sage of December 9, 1868, President Johnson, Mr. Seward still being Secretary of State, advocated the acquisition of “the several adjacent continental and insular communities as speedily as it may be done peacefully, lawfully, and without any violation of national justice, faith, or honor," and declared that, while foreign possession or control of them had “hindered the growth and impaired the influence of the United States," "chronic revolution and anarchy would be equally injurious.” A joint resolution was introduced in the House of Representatives for the annexation of the Dominican Republic. An agent from Santo Domingo was then in Washington awaiting action. The project was warmly espoused by President Grant, and on November 29, 1869, two treaties were concluded, one for the annexation of the Dominican Republic and the other for the lease of Samana Bay. Both instruments were communicated to the Senate on January 10, 1870. They failed to receive that body's approval. In his last annual message to Congress, in 1876, President Grant recurred to the subject, reaffirming his belief in the wisdom of the policy that he had proposed.

In 1867 George Bancroft was instructed, while proceeding as minister to Berlin, to call at Madrid and sound the Spanish government as to the cession of the islands of Culebra and Culebrita, in the Spanish West Indies, to the United States as a naval station. The results of his inquiries were so discouraging that the subject was peremptorily dropped; but the islands came into the possession of the United States under the treaty of peace with Spain of 1898.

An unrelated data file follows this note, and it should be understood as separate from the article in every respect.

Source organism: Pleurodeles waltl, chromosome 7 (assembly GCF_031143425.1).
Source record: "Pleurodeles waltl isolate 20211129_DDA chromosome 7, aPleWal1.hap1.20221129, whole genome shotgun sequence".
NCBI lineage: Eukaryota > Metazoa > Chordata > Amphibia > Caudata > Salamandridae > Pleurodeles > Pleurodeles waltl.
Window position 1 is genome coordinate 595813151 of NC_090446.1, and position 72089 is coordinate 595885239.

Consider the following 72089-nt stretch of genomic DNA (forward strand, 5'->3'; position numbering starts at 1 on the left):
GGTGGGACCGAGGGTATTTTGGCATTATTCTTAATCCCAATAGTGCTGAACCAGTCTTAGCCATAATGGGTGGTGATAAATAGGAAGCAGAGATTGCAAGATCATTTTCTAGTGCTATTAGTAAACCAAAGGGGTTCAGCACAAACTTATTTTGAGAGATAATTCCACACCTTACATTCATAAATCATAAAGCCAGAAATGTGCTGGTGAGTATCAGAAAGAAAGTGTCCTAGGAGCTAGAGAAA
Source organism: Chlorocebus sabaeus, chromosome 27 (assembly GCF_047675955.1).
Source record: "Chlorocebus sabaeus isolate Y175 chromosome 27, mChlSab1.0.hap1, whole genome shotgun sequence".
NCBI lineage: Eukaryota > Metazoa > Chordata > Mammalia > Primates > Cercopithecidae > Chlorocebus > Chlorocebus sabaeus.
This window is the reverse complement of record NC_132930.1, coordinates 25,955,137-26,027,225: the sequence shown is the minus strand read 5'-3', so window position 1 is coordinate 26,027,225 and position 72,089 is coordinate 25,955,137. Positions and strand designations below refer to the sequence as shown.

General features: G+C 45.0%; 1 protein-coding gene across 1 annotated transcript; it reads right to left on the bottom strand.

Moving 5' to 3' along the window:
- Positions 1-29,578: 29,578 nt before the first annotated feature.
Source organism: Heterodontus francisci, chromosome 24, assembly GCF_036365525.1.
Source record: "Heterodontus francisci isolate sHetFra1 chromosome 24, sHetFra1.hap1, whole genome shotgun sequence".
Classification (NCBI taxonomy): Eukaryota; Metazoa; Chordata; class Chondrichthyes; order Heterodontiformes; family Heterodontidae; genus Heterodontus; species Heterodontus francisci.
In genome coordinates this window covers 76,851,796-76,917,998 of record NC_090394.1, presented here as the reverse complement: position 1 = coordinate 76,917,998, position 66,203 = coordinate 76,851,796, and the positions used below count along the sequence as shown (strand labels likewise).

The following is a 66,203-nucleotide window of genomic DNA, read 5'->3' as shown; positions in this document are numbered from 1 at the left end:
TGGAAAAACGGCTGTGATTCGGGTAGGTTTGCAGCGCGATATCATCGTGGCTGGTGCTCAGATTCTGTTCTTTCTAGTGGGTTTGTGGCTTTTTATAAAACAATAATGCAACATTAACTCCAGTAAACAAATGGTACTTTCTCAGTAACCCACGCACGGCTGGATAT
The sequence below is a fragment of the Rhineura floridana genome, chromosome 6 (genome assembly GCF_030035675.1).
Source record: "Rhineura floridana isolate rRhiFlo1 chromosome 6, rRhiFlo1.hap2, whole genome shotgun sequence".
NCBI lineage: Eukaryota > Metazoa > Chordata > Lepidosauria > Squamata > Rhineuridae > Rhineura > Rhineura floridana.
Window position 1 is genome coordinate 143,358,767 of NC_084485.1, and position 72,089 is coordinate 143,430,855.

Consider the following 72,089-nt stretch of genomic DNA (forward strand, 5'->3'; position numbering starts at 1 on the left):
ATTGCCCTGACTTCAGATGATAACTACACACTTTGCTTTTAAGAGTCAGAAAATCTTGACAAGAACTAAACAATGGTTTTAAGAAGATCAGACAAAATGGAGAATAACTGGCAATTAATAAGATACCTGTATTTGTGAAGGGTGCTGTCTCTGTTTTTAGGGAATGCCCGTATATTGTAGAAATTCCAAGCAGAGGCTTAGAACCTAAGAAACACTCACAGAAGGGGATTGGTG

The Môle St. Nicolas, in Hayti, was leased by the United States during the Civil War as a naval station. In 1891, however, the Haytian government declined to let the harbor again for a similar purpose.

References:
For a review of the Territorial Expansion of the United

States, see
Moore's Digest of International Law, I, 429 et seq.;
Bancroft's (Frederic) Life of Seward;
Barbé Marbois's History of Louisiana;
Roosevelt's Winning of the West.

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PAN AMERICANISM

The American republics number just twenty-one. The youngest, Panama, which suddenly came into being late in 1903, was very shortly preceded in existence by Cuba. With the exception of the United States they are all, politically speaking, of “Latin" origin, and constitute what is for that reason called Latin America, occupying the vast region formerly ruled by Spain and by Portugal. The Portuguese dominions, though greater in extent than the connected continental area of the United States, are comprised in what was for sixty-seven years the empire, but is now the republic, of Brazil. The remaining nineteen countries were once colonies or provinces of Spain. When we speak of Pan Americanism we associate the countries of Spanish and of Portuguese derivation with the United States, and thus link together in our thoughts all the independent governments of America.

The chief significance to Spain of the American Revolution lay in the fact that it marked the beginning of the end of the old system of colonial